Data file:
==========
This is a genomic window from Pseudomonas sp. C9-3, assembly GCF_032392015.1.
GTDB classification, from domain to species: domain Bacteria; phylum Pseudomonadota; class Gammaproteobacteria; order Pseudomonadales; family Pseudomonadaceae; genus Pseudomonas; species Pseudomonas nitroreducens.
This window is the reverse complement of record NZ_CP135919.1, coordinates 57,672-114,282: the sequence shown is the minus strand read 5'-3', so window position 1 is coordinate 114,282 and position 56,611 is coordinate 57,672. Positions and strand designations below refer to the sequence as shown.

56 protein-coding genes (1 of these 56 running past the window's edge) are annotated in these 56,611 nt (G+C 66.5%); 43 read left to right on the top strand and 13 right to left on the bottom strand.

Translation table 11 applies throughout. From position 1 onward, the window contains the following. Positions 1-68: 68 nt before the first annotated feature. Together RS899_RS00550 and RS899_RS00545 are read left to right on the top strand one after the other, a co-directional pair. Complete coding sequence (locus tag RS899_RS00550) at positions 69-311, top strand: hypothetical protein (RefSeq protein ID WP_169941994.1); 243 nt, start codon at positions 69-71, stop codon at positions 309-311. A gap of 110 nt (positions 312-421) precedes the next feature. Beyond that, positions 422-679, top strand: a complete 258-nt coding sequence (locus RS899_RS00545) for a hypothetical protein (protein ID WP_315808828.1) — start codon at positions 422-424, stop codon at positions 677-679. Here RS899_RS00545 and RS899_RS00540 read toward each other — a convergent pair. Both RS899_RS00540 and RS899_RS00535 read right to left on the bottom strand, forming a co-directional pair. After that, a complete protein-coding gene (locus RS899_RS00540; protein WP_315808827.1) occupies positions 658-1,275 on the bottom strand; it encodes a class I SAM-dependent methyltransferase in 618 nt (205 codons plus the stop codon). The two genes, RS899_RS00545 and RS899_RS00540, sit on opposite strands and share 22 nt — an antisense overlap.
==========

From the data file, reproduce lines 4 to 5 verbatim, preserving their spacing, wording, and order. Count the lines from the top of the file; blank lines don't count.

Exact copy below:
56 protein-coding genes (1 of these 56 running past the window's edge) are annotated in these 56,611 nt (G+C 66.5%); 43 read left to right on the top strand and 13 right to left on the bottom strand.

Translation table 11 applies throughout. From position 1 onward, the window contains the following. Positions 1-68: 68 nt before the first annotated feature. Together RS899_RS00550 and RS899_RS00545 are read left to right on the top strand one after the other, a co-directional pair. Complete coding sequence (locus tag RS899_RS00550) at positions 69-311, top strand: hypothetical protein (RefSeq protein ID WP_169941994.1); 243 nt, start codon at positions 69-71, stop codon at positions 309-311. A gap of 110 nt (positions 312-421) precedes the next feature. Beyond that, positions 422-679, top strand: a complete 258-nt coding sequence (locus RS899_RS00545) for a hypothetical protein (protein ID WP_315808828.1) — start codon at positions 422-424, stop codon at positions 677-679. Here RS899_RS00545 and RS899_RS00540 read toward each other — a convergent pair. Both RS899_RS00540 and RS899_RS00535 read right to left on the bottom strand, forming a co-directional pair. After that, a complete protein-coding gene (locus RS899_RS00540; protein WP_315808827.1) occupies positions 658-1,275 on the bottom strand; it encodes a class I SAM-dependent methyltransferase in 618 nt (205 codons plus the stop codon). The two genes, RS899_RS00545 and RS899_RS00540, sit on opposite strands and share 22 nt — an antisense overlap.